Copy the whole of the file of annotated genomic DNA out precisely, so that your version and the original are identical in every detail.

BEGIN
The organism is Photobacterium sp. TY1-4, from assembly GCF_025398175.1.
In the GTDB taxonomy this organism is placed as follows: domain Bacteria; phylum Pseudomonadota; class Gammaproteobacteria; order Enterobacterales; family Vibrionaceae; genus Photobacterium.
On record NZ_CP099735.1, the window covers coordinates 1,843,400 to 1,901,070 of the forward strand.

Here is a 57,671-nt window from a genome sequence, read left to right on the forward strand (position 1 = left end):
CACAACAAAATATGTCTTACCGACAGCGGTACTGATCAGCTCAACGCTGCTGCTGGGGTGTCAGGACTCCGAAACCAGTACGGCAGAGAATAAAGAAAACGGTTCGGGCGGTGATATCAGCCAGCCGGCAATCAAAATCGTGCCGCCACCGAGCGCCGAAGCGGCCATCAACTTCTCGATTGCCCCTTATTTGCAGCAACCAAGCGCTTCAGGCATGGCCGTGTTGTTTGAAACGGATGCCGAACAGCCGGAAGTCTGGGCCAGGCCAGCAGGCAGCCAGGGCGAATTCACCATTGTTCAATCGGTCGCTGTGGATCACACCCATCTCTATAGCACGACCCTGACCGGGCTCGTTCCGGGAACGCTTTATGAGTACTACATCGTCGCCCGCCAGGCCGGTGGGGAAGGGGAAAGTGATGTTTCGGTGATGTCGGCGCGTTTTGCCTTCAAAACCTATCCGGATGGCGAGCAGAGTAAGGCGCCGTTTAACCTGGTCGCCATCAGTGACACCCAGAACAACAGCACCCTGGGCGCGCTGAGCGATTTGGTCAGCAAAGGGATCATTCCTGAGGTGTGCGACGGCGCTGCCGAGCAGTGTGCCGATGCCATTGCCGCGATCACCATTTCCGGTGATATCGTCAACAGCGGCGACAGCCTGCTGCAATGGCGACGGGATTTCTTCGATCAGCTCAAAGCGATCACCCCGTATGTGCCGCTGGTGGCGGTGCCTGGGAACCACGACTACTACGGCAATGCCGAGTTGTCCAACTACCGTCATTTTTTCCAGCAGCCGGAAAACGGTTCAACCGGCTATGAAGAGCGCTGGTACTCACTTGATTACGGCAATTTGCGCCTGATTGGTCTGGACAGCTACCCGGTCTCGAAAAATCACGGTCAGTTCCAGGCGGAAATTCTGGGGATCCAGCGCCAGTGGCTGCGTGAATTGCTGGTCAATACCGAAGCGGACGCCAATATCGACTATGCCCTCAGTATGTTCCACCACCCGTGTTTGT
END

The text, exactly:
The organism is Photobacterium sp. TY1-4, from assembly GCF_025398175.1.
In the GTDB taxonomy this organism is placed as follows: domain Bacteria; phylum Pseudomonadota; class Gammaproteobacteria; order Enterobacterales; family Vibrionaceae; genus Photobacterium.
On record NZ_CP099735.1, the window covers coordinates 1,843,400 to 1,901,070 of the forward strand.

Here is a 57,671-nt window from a genome sequence, read left to right on the forward strand (position 1 = left end):
CACAACAAAATATGTCTTACCGACAGCGGTACTGATCAGCTCAACGCTGCTGCTGGGGTGTCAGGACTCCGAAACCAGTACGGCAGAGAATAAAGAAAACGGTTCGGGCGGTGATATCAGCCAGCCGGCAATCAAAATCGTGCCGCCACCGAGCGCCGAAGCGGCCATCAACTTCTCGATTGCCCCTTATTTGCAGCAACCAAGCGCTTCAGGCATGGCCGTGTTGTTTGAAACGGATGCCGAACAGCCGGAAGTCTGGGCCAGGCCAGCAGGCAGCCAGGGCGAATTCACCATTGTTCAATCGGTCGCTGTGGATCACACCCATCTCTATAGCACGACCCTGACCGGGCTCGTTCCGGGAACGCTTTATGAGTACTACATCGTCGCCCGCCAGGCCGGTGGGGAAGGGGAAAGTGATGTTTCGGTGATGTCGGCGCGTTTTGCCTTCAAAACCTATCCGGATGGCGAGCAGAGTAAGGCGCCGTTTAACCTGGTCGCCATCAGTGACACCCAGAACAACAGCACCCTGGGCGCGCTGAGCGATTTGGTCAGCAAAGGGATCATTCCTGAGGTGTGCGACGGCGCTGCCGAGCAGTGTGCCGATGCCATTGCCGCGATCACCATTTCCGGTGATATCGTCAACAGCGGCGACAGCCTGCTGCAATGGCGACGGGATTTCTTCGATCAGCTCAAAGCGATCACCCCGTATGTGCCGCTGGTGGCGGTGCCTGGGAACCACGACTACTACGGCAATGCCGAGTTGTCCAACTACCGTCATTTTTTCCAGCAGCCGGAAAACGGTTCAACCGGCTATGAAGAGCGCTGGTACTCACTTGATTACGGCAATTTGCGCCTGATTGGTCTGGACAGCTACCCGGTCTCGAAAAATCACGGTCAGTTCCAGGCGGAAATTCTGGGGATCCAGCGCCAGTGGCTGCGTGAATTGCTGGTCAATACCGAAGCGGACGCCAATATCGACTATGCCCTCAGTATGTTCCACCACCCGTGTTTGT